As its proposed acquisition of El Paso Electric Co. goes before state and federal regulators, the ownership structure and holdings of Infrastructure Investments Fund, a J.P. Morgan Chase & Co.-advised investment vehicle, is coming under heavy scrutiny.
Although the merger approval process may eventually turn up additional information, a review by S&P Global Market Intelligence of the fund's, or IIF's, holdings based on public filings and investor presentations reveals a sprawling infrastructure asset owner, with upwards of 2,500 MW of gas-fired, wind and solar assets in the U.S., as well as additional power assets, natural gas and water utilities, and airports spanning multiple continents. These holdings, and the fund's relationship to J.P. Morgan Chase, will likely factor into approval considerations by state and federal regulators.
IIF US Holdings 2 LP announced in June a deal to purchase El Paso Electric, or EPE, for $4.3 billion, with plans to close the transaction in the first half of 2020. Should the acquisition be approved, the El Paso utility would join 19 portfolio companies owned by the IIF entities in North America, Europe and Australia, according to news releases related to the EPE deal that state that 12 of the portfolio companies are energy- and power-related.
The IIF, advised by J.P. Morgan Investment Management Inc., is a $12.2 billion investment vehicle comprised of two separate entities, IIF US Holding LP and IIF US Holdings 2. Each of those entities are managed and controlled by a general partner, according to an Aug. 13 application with the Federal Energy Regulatory Commission seeking approval of the El Paso deal.
J.P. Morgan Investment Management is one of various entities that comprise JP Morgan Asset Management, the marketing term for the firm's asset management businesses.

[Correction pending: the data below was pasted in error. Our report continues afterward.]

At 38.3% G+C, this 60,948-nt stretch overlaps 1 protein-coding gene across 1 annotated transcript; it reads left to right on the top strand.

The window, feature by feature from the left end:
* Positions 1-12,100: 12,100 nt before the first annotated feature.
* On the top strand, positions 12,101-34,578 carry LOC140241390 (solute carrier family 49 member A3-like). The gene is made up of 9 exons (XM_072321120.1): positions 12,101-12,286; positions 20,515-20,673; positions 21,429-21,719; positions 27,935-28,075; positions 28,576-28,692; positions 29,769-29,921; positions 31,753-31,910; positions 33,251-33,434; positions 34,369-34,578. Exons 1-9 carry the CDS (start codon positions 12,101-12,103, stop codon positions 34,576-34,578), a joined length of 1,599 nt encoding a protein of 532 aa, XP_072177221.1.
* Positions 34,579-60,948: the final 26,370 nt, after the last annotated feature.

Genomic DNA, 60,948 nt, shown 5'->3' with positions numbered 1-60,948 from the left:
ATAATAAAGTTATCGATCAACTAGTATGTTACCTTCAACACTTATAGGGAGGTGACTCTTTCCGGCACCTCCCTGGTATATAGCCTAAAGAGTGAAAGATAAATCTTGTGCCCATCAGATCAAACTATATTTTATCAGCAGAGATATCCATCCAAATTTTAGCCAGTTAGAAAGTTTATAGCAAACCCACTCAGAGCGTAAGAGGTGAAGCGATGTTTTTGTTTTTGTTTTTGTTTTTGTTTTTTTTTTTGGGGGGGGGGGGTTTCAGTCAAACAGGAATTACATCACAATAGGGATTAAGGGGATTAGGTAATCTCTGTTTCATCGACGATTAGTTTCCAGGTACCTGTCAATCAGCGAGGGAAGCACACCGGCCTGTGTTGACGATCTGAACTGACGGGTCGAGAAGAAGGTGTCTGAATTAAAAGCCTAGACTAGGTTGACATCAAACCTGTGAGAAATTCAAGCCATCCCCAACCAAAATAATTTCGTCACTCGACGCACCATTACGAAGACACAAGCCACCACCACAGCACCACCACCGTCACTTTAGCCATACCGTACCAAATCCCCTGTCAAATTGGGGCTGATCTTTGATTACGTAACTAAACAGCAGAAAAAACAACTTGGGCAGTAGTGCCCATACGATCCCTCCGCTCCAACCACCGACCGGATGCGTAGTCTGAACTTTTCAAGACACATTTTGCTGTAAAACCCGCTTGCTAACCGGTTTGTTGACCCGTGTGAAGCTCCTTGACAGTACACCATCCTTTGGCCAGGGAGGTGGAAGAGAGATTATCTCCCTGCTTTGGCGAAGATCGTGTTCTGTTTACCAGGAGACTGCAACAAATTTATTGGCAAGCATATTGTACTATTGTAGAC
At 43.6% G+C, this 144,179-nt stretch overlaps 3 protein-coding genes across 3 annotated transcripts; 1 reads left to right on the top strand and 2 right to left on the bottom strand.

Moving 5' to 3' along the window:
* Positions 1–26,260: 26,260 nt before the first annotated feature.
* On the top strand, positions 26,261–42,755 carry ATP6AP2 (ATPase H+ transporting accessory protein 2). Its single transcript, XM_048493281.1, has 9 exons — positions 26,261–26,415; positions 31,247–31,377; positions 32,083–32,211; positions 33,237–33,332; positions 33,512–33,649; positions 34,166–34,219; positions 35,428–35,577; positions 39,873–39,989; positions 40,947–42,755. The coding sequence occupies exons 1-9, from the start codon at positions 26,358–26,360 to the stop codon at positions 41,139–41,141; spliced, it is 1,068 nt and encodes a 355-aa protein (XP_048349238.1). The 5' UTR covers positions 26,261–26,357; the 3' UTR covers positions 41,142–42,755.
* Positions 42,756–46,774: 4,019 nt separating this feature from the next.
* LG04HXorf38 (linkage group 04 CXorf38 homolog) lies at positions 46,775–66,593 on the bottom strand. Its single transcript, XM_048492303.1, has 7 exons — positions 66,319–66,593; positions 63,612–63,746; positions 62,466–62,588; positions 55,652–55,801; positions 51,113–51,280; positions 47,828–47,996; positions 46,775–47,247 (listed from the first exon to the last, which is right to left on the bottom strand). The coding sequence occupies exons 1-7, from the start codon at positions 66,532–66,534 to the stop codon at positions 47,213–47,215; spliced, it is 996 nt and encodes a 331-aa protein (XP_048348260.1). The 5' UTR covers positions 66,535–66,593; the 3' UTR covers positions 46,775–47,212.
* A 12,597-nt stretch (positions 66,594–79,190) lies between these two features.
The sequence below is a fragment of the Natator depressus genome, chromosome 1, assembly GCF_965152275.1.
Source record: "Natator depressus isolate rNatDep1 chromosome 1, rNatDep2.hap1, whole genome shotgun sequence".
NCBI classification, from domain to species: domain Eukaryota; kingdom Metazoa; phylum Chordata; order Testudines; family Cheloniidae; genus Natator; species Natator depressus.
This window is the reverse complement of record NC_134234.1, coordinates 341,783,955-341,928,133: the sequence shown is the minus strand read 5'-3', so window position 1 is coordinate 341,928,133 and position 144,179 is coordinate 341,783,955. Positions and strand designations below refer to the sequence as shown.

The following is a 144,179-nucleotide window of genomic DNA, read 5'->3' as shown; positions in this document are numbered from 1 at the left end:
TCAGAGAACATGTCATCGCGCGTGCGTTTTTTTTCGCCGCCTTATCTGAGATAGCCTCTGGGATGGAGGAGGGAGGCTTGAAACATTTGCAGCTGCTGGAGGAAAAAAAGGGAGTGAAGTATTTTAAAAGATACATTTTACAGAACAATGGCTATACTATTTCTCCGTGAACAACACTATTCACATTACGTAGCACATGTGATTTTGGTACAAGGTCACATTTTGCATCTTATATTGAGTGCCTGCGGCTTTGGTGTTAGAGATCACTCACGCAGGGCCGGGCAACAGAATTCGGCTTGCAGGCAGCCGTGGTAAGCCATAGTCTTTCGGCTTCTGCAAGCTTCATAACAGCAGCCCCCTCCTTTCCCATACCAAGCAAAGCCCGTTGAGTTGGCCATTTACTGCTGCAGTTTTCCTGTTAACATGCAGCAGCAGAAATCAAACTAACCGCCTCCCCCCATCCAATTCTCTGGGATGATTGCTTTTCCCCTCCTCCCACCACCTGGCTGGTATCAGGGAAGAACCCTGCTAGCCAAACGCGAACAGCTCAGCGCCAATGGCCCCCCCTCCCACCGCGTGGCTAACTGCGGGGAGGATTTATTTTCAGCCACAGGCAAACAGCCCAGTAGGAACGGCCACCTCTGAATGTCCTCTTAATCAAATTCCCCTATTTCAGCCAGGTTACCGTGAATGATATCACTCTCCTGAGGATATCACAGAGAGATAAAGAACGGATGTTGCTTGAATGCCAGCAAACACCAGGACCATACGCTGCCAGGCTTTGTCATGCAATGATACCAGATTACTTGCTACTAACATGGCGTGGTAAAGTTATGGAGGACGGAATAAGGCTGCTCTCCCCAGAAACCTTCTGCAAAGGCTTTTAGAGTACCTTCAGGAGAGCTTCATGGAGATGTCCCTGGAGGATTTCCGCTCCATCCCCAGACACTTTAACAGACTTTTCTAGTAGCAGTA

The general partners that control the two funds, IIF US Holding GP LLC and IIF US Holding 2 GP, respectively, are owned by three individuals: Rita Sallis, Christopher Ward and Dennis Clarke, according to a Sept. 26 filing with the U.S. Nuclear Regulatory Commission. Because EPE owns a 15.8% interest in the 4,003-MW Palo Verde nuclear plant, the commission must approve the transfer of EPE's nuclear plant licenses to IIF.
Each of the three individuals holds an approximately 33.3% interest in the general partners, according to FERC filings.
In a Dec. 5 letter, FERC requested that IIF US Holdings 2 provide additional information on its relationship with J.P. Morgan Investment Management after advocacy group Public Citizen intervened in the El Paso approval process. Tyson Slocum, director of the organization's energy program, has asserted that IIF is more closely tied to J.P. Morgan Investment than was originally made clear, with two of the fund's three owners formally recommended by JPMorgan Chase.
In its August FERC approval application, IIF US Holdings 2 stated it was advised by J.P. Morgan Investment Management. Slocum, however, learned that two of the fund's three owners were formally recommended by JPMorgan Chase, that IIF US Holdings 2 has used J.P. Morgan Investment Management as its exclusive adviser since its 2006 founding and that IIF US Holdings 2 appears to be staffed exclusively by JPMorgan Chase employees.
Slocum has argued that IIF US Holdings 2 more closely resembles an affiliate of J.P. Morgan Investment Management than a client. He also asserted that this arrangement impacts the fund's ability to produce analyses independent of the preferences of J.P. Morgan Investment and noted that federal rules limit the types of activities in which banks can engage.
Amanda Wallace, a managing director at J.P. Morgan Asset Management who leads the fund execution team in the firm's infrastructure investments group, forwarded a request for comment to an external spokesperson for IIF at communications firm Joele Frank. The spokesperson declined to comment.
In Texas, the Public Utility Commission has given IIF, El Paso Electric and other parties to the merger a Dec. 17 deadline for a nonunanimous settlement, if a unanimous one cannot be reached. In November, the utility announced an agreement in principle with the PUCT's staff and most intervenors.
Global, energy-heavy portfolio
New York and London-based IIF has described its investment focus as "companies that provide essential services, such as energy, water and transportation, to local communities either under a regulatory construct or long-term contracts," according to news releases related to the El Paso deal. IIF invests on behalf of 40 million families' retirement funds, "including 2 million people across Texas and New Mexico who will be invested in El Paso Electric."